Accordingly, governments and other organizations must seek to make existing transportation infrastructure more resilient in the face of the increasingly extreme weather and flooding, and develop models allowing doctors to provide care beyond their physical presence. Advances in construction technology, telemedicine and other fields must also be brought into these public heath delivery systems to fully overcome the effects of climate change.


[i] CIA World Factbook, Rwanda, https://www.cia.gov/library/publications/the-world-factbook/geos/rw.html

[ii] Rwanda State of the Environment and Outlook Report, Chapter 2. http://www.rema.gov.rw/soe/chap2.php

[iii] HBS Note N2-317-032- Climate Change in 2016: Implications for Business, p. 4

[iv] Assessment of Operational Framework Related to Climate Change in Rwanda, Rwanda Environment Management Authority, http://www.rema.gov.rw/rema_doc/Climate%20change/Final_Report_CC_Dpt.pdf

[v] Rwandan Ministry of Health Annual Report, 2014, http://www.moh.gov.rw/fileadmin/templates/MOH-Reports/HEALTH_SECTOR_ANNUAL_REPORT_July_2013-June_2014.pdf

[vi] Rwanda Biomedical Center, National Center for Blood Transfusion Division, http://www.rbc.gov.rw/spip.php?article240

[vii] NYTimes, Drones Marshaled to Drop Lifesaving Supplies Over Rwandan Terrain, http://www.nytimes.com/2016/04/05/technology/drones-marshaled-to-drop-lifesaving-supplies-over-rwandan-terrain.html?_r=0

[viii] Zipline, Product, How it Work, http://flyzipline.com/product/



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Student comments on “The Sky is the Limit” In Addressing Impacts of Climate Change on Public Health Provision in Africa

  1. Jared, thanks for the article. Very interesting to read about how a country is developing unique ways to begin addressing climate change related issues. This article reminds me a little of our case on Narayana Hospital System and its method of bringing quality health care to rural residents in Africa and Asia. Both examples show how health services can, in some instances, be brought to tough to reach residents via innovative delivery methods. However, as you mentioned, I wonder how other aspects of medicine will be affected by climate change or how regulations may effect this delivery method. For instance, how can the medical community work to expand availability of machines such as X-rays, given the fact that isolation may become commonplace without an improvement in the transportation infrastructure? I wonder if this is an opportunity for healthcare companies to manufacture smaller, cheaper or more easily transportable necessary medical equipment.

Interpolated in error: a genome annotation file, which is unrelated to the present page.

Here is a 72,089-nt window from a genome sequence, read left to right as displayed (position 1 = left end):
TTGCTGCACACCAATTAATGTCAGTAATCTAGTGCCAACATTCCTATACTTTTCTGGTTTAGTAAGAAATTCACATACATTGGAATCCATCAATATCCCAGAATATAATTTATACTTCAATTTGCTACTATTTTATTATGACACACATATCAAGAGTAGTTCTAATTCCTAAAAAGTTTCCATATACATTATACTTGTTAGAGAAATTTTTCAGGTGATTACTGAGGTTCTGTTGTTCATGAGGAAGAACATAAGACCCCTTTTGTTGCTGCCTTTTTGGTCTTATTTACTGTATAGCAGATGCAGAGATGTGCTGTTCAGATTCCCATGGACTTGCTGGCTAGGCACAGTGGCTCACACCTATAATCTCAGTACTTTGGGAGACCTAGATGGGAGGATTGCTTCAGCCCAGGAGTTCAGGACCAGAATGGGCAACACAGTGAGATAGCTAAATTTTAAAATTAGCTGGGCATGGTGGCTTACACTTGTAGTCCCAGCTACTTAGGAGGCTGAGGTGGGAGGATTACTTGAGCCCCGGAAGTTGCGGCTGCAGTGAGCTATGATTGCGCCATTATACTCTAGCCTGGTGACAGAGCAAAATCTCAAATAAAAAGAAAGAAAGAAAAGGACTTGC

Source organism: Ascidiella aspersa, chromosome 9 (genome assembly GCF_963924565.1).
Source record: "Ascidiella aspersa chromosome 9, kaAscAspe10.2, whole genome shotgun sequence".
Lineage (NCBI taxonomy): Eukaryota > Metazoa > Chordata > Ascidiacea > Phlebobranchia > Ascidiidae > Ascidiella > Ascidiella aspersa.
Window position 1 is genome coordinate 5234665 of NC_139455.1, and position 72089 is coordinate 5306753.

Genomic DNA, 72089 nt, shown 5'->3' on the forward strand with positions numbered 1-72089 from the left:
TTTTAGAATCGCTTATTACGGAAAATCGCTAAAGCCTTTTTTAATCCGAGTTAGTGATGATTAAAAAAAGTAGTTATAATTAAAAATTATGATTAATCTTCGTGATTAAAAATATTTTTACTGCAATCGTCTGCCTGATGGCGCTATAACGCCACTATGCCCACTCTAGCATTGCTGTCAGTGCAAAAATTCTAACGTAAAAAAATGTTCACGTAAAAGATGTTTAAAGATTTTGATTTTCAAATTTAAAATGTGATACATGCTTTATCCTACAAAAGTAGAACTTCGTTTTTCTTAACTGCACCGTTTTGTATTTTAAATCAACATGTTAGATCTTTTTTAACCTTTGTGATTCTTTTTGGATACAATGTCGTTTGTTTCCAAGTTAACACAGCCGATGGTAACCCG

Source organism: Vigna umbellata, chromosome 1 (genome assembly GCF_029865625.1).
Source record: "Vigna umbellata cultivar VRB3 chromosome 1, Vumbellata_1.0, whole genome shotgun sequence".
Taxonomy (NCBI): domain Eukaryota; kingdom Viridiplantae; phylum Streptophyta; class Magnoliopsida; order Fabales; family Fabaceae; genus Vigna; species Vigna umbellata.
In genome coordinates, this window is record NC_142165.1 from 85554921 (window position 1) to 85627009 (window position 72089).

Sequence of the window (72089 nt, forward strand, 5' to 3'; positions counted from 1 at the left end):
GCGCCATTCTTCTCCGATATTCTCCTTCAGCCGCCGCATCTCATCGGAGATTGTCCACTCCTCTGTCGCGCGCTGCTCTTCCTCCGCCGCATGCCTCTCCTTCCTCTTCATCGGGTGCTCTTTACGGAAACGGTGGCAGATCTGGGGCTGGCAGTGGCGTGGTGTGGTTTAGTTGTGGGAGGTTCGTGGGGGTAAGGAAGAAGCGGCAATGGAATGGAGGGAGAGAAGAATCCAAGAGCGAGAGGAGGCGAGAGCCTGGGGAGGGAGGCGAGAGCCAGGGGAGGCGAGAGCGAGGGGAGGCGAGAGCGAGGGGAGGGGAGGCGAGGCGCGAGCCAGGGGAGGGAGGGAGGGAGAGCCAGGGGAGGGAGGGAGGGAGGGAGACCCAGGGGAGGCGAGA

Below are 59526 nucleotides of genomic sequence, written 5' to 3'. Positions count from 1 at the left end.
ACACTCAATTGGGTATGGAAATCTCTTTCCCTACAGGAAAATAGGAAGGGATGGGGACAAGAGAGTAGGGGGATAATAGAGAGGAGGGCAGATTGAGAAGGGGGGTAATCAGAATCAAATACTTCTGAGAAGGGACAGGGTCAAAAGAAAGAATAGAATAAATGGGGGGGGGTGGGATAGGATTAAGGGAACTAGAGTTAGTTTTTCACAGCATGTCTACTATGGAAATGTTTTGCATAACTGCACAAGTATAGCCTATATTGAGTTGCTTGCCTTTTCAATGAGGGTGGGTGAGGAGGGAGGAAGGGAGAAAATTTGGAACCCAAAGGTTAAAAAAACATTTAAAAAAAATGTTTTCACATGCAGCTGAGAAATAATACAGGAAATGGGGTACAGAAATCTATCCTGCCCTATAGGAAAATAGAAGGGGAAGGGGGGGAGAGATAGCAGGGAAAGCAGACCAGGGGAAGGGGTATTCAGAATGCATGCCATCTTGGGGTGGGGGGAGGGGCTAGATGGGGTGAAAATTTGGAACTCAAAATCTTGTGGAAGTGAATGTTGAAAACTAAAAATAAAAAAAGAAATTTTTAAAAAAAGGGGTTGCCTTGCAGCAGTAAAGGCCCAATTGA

2. Thanks, Jared. I really enjoyed reading about this novel solution that Zipline has developed. I completely agree with Kerrin’s comment above about the parallels that be drawn with the healthcare delivery methods employed in the Narayana Hospital Scheme. On the topic of the provision of medical equipment, is there are a way in which unused or malfunctioning equipment that is literally gathering dust in hospitals across the world can be repaired and redistributed by a humanitarian agency (or other party) to alleviate the resource strain on local hospitals in places such as Rwanda?

  3. Fascinating reading about Zipline and the work they are doing in Rwanda. Clearly there is a need for this service across Africa and the developing world in general, including specific disaster relief situations (there were even larger issues reaching remote villages after the 2015 earthquake in Nepal as what little infrastructure existed was destroyed by the tremors).

    Having read a little more about Zipline (e.g. great article at http://www.economist.com/news/business/21703399-notion-leapfrogging-poor-infrastructure-africa-needs-come-back-down-earth-look), I understand that one of the constraints to even more services being delivered is the weight that each of these drones can carry in one trip. As the team continues to develop new technology and increase the payload of the drones I think there are even more exciting developments possible in the medical interventions. For example using e-medicine technologies, a doctor in the capital city will be able to understand the need for specialised prosthetics for rural patients, and then, after receiving digital x-rays and other images, could create the perfect prosthetic that can then be delivered efficiently using one of these drones! Very exciting potential!

  4. Interesting attempt to solve a major infrastructure problem by leapfrogging the usual steps in development! I think the drone strategy will be difficult to scale. More importantly, how will drones perform during times of rapid climate change where weather patterns are getting more unpredictable? To me, the climate change variable would suggest that the government should continue to experiment with new delivery mechanisms but at the same time invest in traditional infrastructure that is less disrupted by weather.